DEM PIXELS

Press for Android is So Good That It Doesn’t Need a Fancy Title

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I was extremely late to the Google Reader & the whole RSS party. I never really bothered with it until I used Reeder on my iPhone a few months ago, and then ended up getting Reeder for iPad and Mac that day. I start my day with a cup of coffee and whichever device is nearest to me with a Google Reader app on it. When I got my Nexus 7, I was disappointed with the official Google Reader app and any third party alternatives. Press by TwentyFive Squares changes all that. Android has been becoming more and more beautiful after 4.1 and Press is worthy of being the only Google Reader app you use on Android.

The app conforms to the holo guidelines and looks gorgeous. It is visually inspired by Reeder in a few aspects but has its own identity overall. I would go ahead and say that Android has its own ‘Reeder’ with Press. After launching the app and granting it access to Google Reader, it fetches your feeds and syncs. It has a very nice tablet UI for the Nexus 7. The left section lets you swipe between the unread, read and starred articles. If you organize your feeds into folders, they will appear with the number of articles and feeds indicated by red dots and numbers to the right. The pane on the right has a very Reeder for iPad like grid with your subscriptions and their icons listed with the number of articles fetched. Scrolling is very smooth and there was almost no lag at all in the app. You can sync your feeds by tapping the sync button on the top right or access the settings inside the options menu. When you tap all subscriptions or a particular feed from a folder, you are presented with another dual pane layout very similar to that of Reeder for Mac with article list with a brief summary on the left. You can tap the favicon for an article to mark it as read or unread and tapping and holding will give you the option to mark all articles below as read. Tapping an article slides the right pane over to give you a full article view. I’m glad Press has font options and these are available under the options menu. Tapping the title of the article here will load it in the in app browser. You can double tap an image to have a full screen view of it that is zoomable. You can star, mark the article unread or share the article by tapping the buttons on the top right. The font size option is almost invisible. It is on the top right of the article view and you can tap the As to increase or decrease the article font size. Navigation within the app is mostly gesture controlled and you can swipe back or tap the back button. Swiping worked really well and I had no lag during animations at all. My main complaint is with switching articles. To go from one article to the next you have to press back or swipe back and tap the other article. After using Reeder where you can scroll through articles until you reach the end of the list, this is really annoying.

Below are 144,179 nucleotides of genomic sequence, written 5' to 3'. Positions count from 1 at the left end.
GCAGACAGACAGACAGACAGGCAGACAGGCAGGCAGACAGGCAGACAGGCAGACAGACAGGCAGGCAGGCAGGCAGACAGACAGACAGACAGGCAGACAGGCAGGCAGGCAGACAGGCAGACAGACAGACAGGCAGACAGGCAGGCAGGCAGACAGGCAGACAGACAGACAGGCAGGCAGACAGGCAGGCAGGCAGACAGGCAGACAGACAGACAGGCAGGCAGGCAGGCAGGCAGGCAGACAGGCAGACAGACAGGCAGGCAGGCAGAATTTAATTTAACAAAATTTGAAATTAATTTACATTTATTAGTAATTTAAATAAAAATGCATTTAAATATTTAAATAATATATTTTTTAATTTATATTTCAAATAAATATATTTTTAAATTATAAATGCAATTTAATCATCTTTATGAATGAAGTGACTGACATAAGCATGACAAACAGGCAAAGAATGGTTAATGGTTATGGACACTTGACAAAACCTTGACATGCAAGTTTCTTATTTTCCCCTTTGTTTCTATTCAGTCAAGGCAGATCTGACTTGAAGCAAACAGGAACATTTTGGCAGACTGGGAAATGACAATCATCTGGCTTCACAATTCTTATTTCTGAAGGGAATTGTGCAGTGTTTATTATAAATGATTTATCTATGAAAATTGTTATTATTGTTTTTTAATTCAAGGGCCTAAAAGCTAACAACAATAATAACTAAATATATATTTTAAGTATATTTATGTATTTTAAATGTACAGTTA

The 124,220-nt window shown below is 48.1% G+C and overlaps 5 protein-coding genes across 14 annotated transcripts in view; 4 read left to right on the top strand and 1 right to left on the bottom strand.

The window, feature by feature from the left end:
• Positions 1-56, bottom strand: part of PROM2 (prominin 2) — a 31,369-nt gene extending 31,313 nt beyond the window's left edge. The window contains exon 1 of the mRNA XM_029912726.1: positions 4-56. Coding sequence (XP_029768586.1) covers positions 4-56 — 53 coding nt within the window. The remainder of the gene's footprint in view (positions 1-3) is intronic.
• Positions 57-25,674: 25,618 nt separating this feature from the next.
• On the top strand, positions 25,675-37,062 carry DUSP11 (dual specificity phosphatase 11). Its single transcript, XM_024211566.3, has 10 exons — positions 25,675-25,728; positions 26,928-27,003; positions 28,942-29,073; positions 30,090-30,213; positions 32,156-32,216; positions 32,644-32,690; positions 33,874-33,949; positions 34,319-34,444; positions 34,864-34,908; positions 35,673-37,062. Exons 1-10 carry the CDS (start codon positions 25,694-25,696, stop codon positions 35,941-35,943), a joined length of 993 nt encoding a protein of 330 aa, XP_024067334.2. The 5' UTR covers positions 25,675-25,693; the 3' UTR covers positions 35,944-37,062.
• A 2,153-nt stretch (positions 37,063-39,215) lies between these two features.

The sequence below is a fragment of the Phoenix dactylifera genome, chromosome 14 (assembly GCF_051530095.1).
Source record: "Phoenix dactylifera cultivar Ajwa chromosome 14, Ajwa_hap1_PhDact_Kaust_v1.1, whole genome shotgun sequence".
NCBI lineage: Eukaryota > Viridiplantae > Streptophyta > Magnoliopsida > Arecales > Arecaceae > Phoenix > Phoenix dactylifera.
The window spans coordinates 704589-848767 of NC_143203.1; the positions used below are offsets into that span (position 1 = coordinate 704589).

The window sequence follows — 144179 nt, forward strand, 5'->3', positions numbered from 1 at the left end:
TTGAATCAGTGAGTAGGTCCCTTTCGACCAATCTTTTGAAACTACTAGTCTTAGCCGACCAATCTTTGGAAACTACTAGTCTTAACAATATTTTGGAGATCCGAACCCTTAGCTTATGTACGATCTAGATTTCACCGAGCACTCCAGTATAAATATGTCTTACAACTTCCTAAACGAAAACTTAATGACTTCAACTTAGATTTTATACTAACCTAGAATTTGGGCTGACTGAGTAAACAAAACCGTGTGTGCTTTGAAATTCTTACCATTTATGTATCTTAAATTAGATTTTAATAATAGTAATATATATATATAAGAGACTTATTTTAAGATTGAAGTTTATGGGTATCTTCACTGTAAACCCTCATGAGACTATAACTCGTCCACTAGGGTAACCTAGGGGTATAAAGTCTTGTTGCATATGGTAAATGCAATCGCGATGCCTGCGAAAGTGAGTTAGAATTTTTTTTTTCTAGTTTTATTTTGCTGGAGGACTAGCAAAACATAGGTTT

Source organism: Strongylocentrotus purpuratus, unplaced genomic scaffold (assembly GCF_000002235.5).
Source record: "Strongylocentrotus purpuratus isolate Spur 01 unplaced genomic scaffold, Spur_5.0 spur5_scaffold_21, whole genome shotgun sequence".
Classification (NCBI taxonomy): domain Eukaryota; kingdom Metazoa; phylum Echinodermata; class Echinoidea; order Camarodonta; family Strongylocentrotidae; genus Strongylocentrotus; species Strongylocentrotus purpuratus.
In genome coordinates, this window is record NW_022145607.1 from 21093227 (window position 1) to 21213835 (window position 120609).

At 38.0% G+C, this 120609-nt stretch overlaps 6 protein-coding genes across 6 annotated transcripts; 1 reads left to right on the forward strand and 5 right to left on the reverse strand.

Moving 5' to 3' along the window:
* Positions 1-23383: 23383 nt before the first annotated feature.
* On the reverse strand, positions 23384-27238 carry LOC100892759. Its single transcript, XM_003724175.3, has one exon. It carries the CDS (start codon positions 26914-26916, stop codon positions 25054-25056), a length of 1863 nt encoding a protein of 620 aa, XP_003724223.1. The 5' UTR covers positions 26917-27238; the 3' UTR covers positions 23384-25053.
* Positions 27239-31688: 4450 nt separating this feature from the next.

It isn’t very often that an app on a platform that isn’t iOS is so good that it makes you want to use the platform more. I have been using Press as my main Google Reader app over the weekend and I love it. I think we are getting closer to the stage where apps launch with a phone and tablet UI as opposed to stretched out bullshit on tablets. Press works brilliantly in both orientations. There are a few things that need to be fixed like navigating between articles and the lack of background updating. Press is by far the best Google Reader experience on Android and it is available on Google Play at an introductory price of $1.99.